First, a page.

Date posted: January 10, 2014
Written by: Rob Witman
All of the external signs were present; Apple TV product IDs appearing in developers’ Flurry results, numerous media pieces calling for native apps (CNNMoney, Gigaom, Forbes, etc), the announcement of controllers at WWDC (via Gizmodo), and finally the Forbe’s piece on the last minute removal of an Apple TV announcement as leaked by prominent Apple Insider MG Siegler. Yet no announcement arrived and the Apple TV spent another year with minor software updates and various content improvements. Externally I felt this was the perfect year to announce native apps for the Apple TV due to the impending next generation consoles arriving in November among other reasons.
So why in the world did Apple not release this vaunted new product? Quite simply, because it wasn’t ready. Granted many products are released before they are ready, but when you have the cache (and cash) that Apple does, that doesn’t happen very often.
Being a product person, it is often fascinating to watch when and how products are released. Few companies have the flexibility to release products when they want to versus when they ‘have to’ per revenue targets or other hard deadlines. Video games offer numerous case studies on this topic.
Take the amazingly popular and profitable Battlefield video game series. Frankly, it wasn’t ready for release last fall, but they released it anyway. There were a lot of factors that went into that decision, but the results were massive sales (due to the brand recognition and marketing) but extremely frustrated customers. Economically, the decision was sound but the product suffered.
On the other side is the highly anticipated new game called Watch Dogs. Despite the extremely high profile of the game (it was being bundled with new game systems) they chose NOT to release it last fall. This had severe financial implications for the team at Ubisoft, but they were open about the fact that the game just wasn’t ready. Maybe that was due to the release of GTA V, or maybe not, either way they put it off.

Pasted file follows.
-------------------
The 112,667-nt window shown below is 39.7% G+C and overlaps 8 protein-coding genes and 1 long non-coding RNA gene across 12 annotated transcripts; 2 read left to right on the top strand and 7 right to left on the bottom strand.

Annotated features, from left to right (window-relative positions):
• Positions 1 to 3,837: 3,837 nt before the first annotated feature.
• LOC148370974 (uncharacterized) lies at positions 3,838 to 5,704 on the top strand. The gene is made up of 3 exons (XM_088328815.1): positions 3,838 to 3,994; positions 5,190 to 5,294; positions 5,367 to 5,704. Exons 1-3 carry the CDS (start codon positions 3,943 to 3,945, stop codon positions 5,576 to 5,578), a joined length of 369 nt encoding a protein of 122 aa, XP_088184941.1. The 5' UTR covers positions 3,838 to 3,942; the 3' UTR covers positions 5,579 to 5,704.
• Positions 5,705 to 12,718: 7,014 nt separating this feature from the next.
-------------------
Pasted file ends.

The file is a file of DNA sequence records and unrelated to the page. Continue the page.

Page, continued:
In the end, both games will inevitably require numerous software updates as bugs are found and fixed so neither are being shipped in their true ‘final’ form. Both will probably make massive amounts of money for their studies. So which decision was right?
Considering the different goals of each it is quite easy to argue that both were good decisions. For Battlefield it was more important to be in stores along side the latest release from their competitor for the holiday season than launching the ‘perfect’ title. People would buy it regardless, many before anyone had played it long enough to know about the shortfalls. Ubisoft on the other hand is attempting to launch brand new IP with Watch Dogs. If it isn’t successful, there will be no Watch Dogs 2, 3 and 4 and thus the investment into the IP will be a complete loss versus being amortized over the entire portfolio. As such, it was much more important that they bring a more polished game to market from Day 1. You only get one chance to make a first impression after all.
I could talk for hours on this subject, but to wrap it up, product releases are classic cases of engineering tradeoffs. Those of us who love well designed products want to wait until it is ‘done’ (which is never). The business team needs to book revenue. As long as the product fills a customer need, they often push it out as soon as they can. Who wins depends on many factors, most critically senior management.
In the case of Apple, Steve Jobs was a perfectionist through and through and his legacy still drives the culture today. Products don’t come out until they are polished far beyond what other companies would release. Being an engineering and a perfectionist myself, I can appreciate this and wish more companies could afford to be so passionate. The Apple TV update (native apps or a physical TV or something else all together) will launch when it is ready.